Cormorants Bill has three crux’s in my opinion. The opening few metres are desperate. Joe jammed, I back and fronted. Then its getting established in the crack (no easy feat) with jams and bridging. And finally its getting through the overhang. Joe finger locked and pulled. I pansey’d around for a long time until I realised I was facing the wrong way (thanks for the tight rope here Joe 🙂 ).

Feeling good post crack

Once facing the correct way it was OK with high feet to get established and then a bit of a rock over. Once I’d worked it out it didnt seem too bad. I think I need to come back and lead this one, but I’ll make sure I’m on form.

Longships Wall

I’d planned on scouting a couple of routes on the World’s End face, but the ledges were actually completely white. It would not have been pleasant. So while Dave and Tom were off on Lands End Long Climb, we went to Longships Wall so Joe could have a go at an E3 no less. What an amazing climb it is. Longships Wall has it all. A very difficult start, tough crux and sustained but immaculate climbing through out.

Motley Crew

Joe worked it a bit on a shunt and then had a go in less than ideal conditions. The sun was beating down, and the rock had started to feel greasey. That said Joe made a valiant attempt, only failing on the crux because he got out of sequence on the moves. This will be one to return to. On my part, I struggled with the start (three tries before I got through) and then couldnt do the crux. I did eventually find a much easier alternative by using holds wide left and laying offthem. And then it just continues, and continues and continues. Great move after great move. What a climb. Maybe the hardest and best I’ve done, but so satisfying. I’m coming back to do this many more times, on a top rope of course unless I become super confident and fit in the near future.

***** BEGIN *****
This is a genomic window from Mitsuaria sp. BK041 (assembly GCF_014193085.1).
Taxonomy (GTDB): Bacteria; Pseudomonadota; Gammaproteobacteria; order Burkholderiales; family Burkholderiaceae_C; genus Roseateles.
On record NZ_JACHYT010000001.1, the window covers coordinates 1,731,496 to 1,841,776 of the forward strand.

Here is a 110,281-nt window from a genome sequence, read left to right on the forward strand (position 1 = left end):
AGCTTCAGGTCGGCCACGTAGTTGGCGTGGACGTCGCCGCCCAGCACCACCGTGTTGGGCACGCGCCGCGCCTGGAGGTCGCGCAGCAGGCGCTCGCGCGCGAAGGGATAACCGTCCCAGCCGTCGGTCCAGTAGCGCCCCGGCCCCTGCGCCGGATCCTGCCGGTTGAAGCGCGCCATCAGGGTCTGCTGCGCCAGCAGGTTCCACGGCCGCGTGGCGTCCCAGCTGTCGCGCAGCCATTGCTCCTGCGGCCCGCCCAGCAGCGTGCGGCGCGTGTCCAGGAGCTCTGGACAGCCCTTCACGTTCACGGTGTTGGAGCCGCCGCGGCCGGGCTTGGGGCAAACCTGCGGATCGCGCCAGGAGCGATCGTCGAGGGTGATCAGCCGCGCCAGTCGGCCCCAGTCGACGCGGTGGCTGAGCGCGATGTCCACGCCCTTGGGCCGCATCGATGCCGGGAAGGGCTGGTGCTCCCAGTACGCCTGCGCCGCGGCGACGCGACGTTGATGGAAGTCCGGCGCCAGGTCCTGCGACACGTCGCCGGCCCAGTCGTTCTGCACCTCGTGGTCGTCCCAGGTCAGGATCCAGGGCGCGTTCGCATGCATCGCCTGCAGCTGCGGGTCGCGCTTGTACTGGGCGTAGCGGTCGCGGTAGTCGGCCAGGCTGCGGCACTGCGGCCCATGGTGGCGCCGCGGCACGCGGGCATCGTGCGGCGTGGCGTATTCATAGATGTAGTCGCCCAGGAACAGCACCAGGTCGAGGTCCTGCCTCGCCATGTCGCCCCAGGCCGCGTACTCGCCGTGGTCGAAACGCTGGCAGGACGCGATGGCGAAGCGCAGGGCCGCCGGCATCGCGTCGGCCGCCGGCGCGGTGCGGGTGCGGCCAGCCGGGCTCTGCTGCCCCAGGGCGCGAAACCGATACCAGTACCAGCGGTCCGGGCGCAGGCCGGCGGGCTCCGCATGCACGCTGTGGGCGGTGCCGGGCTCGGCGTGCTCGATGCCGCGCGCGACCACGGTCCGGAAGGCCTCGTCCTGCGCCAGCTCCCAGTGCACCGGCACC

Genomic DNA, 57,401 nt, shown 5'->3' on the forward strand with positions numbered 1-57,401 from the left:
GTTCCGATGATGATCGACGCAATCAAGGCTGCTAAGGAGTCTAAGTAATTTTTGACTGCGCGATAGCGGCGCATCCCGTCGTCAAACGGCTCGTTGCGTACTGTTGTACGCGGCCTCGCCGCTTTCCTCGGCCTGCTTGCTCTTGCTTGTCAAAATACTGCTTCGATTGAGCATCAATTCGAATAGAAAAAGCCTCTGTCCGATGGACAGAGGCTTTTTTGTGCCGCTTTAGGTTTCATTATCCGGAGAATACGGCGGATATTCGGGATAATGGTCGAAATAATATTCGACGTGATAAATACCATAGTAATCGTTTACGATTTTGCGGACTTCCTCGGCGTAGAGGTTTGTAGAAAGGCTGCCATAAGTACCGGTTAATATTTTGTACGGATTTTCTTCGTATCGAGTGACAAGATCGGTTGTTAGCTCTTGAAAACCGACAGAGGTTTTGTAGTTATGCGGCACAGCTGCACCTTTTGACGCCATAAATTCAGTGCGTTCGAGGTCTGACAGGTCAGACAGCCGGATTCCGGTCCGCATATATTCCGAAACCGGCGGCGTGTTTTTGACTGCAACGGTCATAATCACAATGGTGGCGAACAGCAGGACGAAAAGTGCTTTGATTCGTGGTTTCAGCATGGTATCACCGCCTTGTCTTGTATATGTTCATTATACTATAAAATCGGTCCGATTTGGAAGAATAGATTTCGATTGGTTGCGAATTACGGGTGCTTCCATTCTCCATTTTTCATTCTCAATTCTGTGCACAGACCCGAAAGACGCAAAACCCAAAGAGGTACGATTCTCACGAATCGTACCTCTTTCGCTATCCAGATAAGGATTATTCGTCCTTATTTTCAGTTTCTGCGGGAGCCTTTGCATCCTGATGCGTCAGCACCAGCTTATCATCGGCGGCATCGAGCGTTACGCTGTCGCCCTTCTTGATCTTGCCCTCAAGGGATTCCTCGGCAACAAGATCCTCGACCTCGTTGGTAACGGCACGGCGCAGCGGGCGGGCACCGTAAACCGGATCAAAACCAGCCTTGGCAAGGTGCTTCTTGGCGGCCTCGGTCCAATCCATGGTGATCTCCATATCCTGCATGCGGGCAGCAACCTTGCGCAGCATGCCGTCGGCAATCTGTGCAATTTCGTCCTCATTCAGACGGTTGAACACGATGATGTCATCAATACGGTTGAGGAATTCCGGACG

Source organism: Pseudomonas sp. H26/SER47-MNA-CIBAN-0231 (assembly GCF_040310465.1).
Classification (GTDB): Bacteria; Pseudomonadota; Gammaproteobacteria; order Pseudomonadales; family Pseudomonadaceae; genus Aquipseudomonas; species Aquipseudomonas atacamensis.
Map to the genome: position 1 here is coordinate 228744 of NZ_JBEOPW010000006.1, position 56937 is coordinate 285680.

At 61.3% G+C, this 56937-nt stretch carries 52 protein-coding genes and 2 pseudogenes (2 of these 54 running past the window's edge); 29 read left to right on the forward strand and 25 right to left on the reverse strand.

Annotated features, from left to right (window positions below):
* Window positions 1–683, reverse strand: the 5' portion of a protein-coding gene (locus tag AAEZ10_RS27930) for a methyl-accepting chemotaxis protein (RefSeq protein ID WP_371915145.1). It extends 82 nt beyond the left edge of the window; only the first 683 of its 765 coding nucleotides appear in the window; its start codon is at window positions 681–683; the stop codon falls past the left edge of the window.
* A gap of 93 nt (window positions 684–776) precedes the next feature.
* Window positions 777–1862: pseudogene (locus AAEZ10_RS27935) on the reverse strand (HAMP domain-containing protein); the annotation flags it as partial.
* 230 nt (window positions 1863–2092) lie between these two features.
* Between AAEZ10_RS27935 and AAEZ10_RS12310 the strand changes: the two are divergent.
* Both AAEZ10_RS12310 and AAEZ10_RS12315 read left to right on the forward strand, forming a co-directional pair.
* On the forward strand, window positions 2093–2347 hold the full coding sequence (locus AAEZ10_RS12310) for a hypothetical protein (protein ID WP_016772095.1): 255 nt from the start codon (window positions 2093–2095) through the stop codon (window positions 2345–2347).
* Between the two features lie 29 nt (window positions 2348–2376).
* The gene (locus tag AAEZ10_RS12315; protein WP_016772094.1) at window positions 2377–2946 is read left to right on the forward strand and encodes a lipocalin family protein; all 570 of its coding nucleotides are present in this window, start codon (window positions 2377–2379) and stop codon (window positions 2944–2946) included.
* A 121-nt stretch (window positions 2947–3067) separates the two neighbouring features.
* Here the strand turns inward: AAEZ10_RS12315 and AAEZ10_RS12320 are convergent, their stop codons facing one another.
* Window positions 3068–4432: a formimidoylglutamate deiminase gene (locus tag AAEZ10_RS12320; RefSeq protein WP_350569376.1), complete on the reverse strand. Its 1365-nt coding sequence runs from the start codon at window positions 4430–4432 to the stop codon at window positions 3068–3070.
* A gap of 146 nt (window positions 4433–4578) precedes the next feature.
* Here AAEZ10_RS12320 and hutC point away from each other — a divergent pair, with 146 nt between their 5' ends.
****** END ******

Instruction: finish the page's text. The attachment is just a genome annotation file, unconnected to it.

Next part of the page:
I video’d a lot of the day and it has come out well. This will be the start of my year long video diary and will hopefully capture the essence of what it’s like to climb and be a climber in Cornwall. And old one anyway.

No longer a Bane

17th April 2017


Vespula (The Wasp) – HVS 5a – Second
Midnight Express – E1 5b – Lead
Bermuda Wall – E3 5c – Abysmal failure

Some days are seminal because they mark an occasion when you conquer a fear or overcome a reoccuring problem. Midnight Express was a benchmark climb for me. It represented a level of climbing I wanted to achieve, but one which for a number of years I came up short on.

I dont think it was because the climb was so overly difficult. In fact I’m sure I’ve led harder, but because of an early failure, it started to loom bigger in my mind than it deserved. For this reason it became a problem because I started to psych myself out of the route before I even started. Hence my grumpiness with Dave on this day and my initial overbearing desire to just give up and walk away.

Ready for Midnight Express… Bring it on!!

But i didnt and in the end it went smoothly and was well within my ability. For Dave too, this was a climb he had wanted to clean and so we both had a big grin by then end as we both sent it clean.

Dave stylin on the crux

This was of course after a warm up on the twin cracks over towards the Marconi Wall area. I’d done these before a while back (I think I called it the Scorpion because of the sting in the tail, but have since found another climb with that name at Carn Barra – so its now Vespula another name for Wasp). Joe despatched this with ease, despite it still being a tricky finish. But a good warm up never-the-less.

Dave on Vespula